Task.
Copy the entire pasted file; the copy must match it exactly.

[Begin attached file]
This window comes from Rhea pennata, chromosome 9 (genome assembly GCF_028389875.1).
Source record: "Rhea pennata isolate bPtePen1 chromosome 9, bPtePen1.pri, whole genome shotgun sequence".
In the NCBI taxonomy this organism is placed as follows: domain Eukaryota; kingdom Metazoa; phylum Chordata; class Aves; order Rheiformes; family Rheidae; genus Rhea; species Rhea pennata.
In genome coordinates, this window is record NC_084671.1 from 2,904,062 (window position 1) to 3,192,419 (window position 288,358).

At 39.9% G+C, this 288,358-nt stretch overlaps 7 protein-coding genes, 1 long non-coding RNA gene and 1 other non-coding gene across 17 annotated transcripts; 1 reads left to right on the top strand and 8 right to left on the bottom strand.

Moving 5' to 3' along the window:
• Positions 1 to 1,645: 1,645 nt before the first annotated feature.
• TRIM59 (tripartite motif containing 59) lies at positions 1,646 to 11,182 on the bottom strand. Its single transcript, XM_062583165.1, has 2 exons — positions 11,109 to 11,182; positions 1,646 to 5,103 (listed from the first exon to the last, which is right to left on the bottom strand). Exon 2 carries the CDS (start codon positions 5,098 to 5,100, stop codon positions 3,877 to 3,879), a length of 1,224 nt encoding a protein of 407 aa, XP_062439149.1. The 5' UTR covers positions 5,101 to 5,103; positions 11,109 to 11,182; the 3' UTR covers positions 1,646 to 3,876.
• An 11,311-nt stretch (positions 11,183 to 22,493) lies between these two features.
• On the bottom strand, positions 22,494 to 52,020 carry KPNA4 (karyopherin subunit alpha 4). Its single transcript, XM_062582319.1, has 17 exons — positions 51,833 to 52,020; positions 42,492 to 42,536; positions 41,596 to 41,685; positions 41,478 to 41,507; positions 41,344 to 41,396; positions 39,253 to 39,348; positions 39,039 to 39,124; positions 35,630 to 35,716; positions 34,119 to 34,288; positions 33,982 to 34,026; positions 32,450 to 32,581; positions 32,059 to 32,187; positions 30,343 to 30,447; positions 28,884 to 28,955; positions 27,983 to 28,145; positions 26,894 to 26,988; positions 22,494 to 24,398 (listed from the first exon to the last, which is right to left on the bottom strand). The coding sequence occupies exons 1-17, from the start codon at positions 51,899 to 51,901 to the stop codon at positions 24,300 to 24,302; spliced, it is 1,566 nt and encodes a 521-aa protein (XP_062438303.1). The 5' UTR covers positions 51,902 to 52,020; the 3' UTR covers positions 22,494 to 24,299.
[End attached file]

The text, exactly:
This window comes from Rhea pennata, chromosome 9 (genome assembly GCF_028389875.1).
Source record: "Rhea pennata isolate bPtePen1 chromosome 9, bPtePen1.pri, whole genome shotgun sequence".
In the NCBI taxonomy this organism is placed as follows: domain Eukaryota; kingdom Metazoa; phylum Chordata; class Aves; order Rheiformes; family Rheidae; genus Rhea; species Rhea pennata.
In genome coordinates, this window is record NC_084671.1 from 2,904,062 (window position 1) to 3,192,419 (window position 288,358).

At 39.9% G+C, this 288,358-nt stretch overlaps 7 protein-coding genes, 1 long non-coding RNA gene and 1 other non-coding gene across 17 annotated transcripts; 1 reads left to right on the top strand and 8 right to left on the bottom strand.

Moving 5' to 3' along the window:
• Positions 1 to 1,645: 1,645 nt before the first annotated feature.
• TRIM59 (tripartite motif containing 59) lies at positions 1,646 to 11,182 on the bottom strand. Its single transcript, XM_062583165.1, has 2 exons — positions 11,109 to 11,182; positions 1,646 to 5,103 (listed from the first exon to the last, which is right to left on the bottom strand). Exon 2 carries the CDS (start codon positions 5,098 to 5,100, stop codon positions 3,877 to 3,879), a length of 1,224 nt encoding a protein of 407 aa, XP_062439149.1. The 5' UTR covers positions 5,101 to 5,103; positions 11,109 to 11,182; the 3' UTR covers positions 1,646 to 3,876.
• An 11,311-nt stretch (positions 11,183 to 22,493) lies between these two features.
• On the bottom strand, positions 22,494 to 52,020 carry KPNA4 (karyopherin subunit alpha 4). Its single transcript, XM_062582319.1, has 17 exons — positions 51,833 to 52,020; positions 42,492 to 42,536; positions 41,596 to 41,685; positions 41,478 to 41,507; positions 41,344 to 41,396; positions 39,253 to 39,348; positions 39,039 to 39,124; positions 35,630 to 35,716; positions 34,119 to 34,288; positions 33,982 to 34,026; positions 32,450 to 32,581; positions 32,059 to 32,187; positions 30,343 to 30,447; positions 28,884 to 28,955; positions 27,983 to 28,145; positions 26,894 to 26,988; positions 22,494 to 24,398 (listed from the first exon to the last, which is right to left on the bottom strand). The coding sequence occupies exons 1-17, from the start codon at positions 51,899 to 51,901 to the stop codon at positions 24,300 to 24,302; spliced, it is 1,566 nt and encodes a 521-aa protein (XP_062438303.1). The 5' UTR covers positions 51,902 to 52,020; the 3' UTR covers positions 22,494 to 24,299.